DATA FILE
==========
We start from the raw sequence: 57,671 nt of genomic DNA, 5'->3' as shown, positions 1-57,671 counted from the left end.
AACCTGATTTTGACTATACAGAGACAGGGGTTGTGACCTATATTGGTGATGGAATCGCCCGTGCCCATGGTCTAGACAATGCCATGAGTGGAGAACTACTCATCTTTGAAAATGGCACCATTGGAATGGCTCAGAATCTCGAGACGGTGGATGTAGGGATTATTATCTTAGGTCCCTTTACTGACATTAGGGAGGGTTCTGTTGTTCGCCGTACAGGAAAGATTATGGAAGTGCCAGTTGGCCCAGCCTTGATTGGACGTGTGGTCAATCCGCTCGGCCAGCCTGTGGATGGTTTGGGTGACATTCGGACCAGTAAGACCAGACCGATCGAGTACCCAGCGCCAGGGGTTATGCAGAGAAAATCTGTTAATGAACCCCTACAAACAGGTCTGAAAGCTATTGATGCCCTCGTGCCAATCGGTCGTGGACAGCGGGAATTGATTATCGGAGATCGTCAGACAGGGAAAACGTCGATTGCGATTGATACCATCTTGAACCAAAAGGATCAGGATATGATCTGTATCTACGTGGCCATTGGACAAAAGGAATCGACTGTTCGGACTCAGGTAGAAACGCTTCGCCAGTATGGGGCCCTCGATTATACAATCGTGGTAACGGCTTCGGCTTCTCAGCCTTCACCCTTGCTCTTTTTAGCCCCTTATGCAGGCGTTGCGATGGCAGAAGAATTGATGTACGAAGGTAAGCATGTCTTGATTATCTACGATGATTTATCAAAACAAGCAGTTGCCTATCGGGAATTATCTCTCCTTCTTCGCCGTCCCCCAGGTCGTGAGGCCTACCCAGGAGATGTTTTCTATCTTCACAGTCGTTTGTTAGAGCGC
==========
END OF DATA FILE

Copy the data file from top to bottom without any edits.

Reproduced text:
We start from the raw sequence: 57,671 nt of genomic DNA, 5'->3' as shown, positions 1-57,671 counted from the left end.
AACCTGATTTTGACTATACAGAGACAGGGGTTGTGACCTATATTGGTGATGGAATCGCCCGTGCCCATGGTCTAGACAATGCCATGAGTGGAGAACTACTCATCTTTGAAAATGGCACCATTGGAATGGCTCAGAATCTCGAGACGGTGGATGTAGGGATTATTATCTTAGGTCCCTTTACTGACATTAGGGAGGGTTCTGTTGTTCGCCGTACAGGAAAGATTATGGAAGTGCCAGTTGGCCCAGCCTTGATTGGACGTGTGGTCAATCCGCTCGGCCAGCCTGTGGATGGTTTGGGTGACATTCGGACCAGTAAGACCAGACCGATCGAGTACCCAGCGCCAGGGGTTATGCAGAGAAAATCTGTTAATGAACCCCTACAAACAGGTCTGAAAGCTATTGATGCCCTCGTGCCAATCGGTCGTGGACAGCGGGAATTGATTATCGGAGATCGTCAGACAGGGAAAACGTCGATTGCGATTGATACCATCTTGAACCAAAAGGATCAGGATATGATCTGTATCTACGTGGCCATTGGACAAAAGGAATCGACTGTTCGGACTCAGGTAGAAACGCTTCGCCAGTATGGGGCCCTCGATTATACAATCGTGGTAACGGCTTCGGCTTCTCAGCCTTCACCCTTGCTCTTTTTAGCCCCTTATGCAGGCGTTGCGATGGCAGAAGAATTGATGTACGAAGGTAAGCATGTCTTGATTATCTACGATGATTTATCAAAACAAGCAGTTGCCTATCGGGAATTATCTCTCCTTCTTCGCCGTCCCCCAGGTCGTGAGGCCTACCCAGGAGATGTTTTCTATCTTCACAGTCGTTTGTTAGAGCGC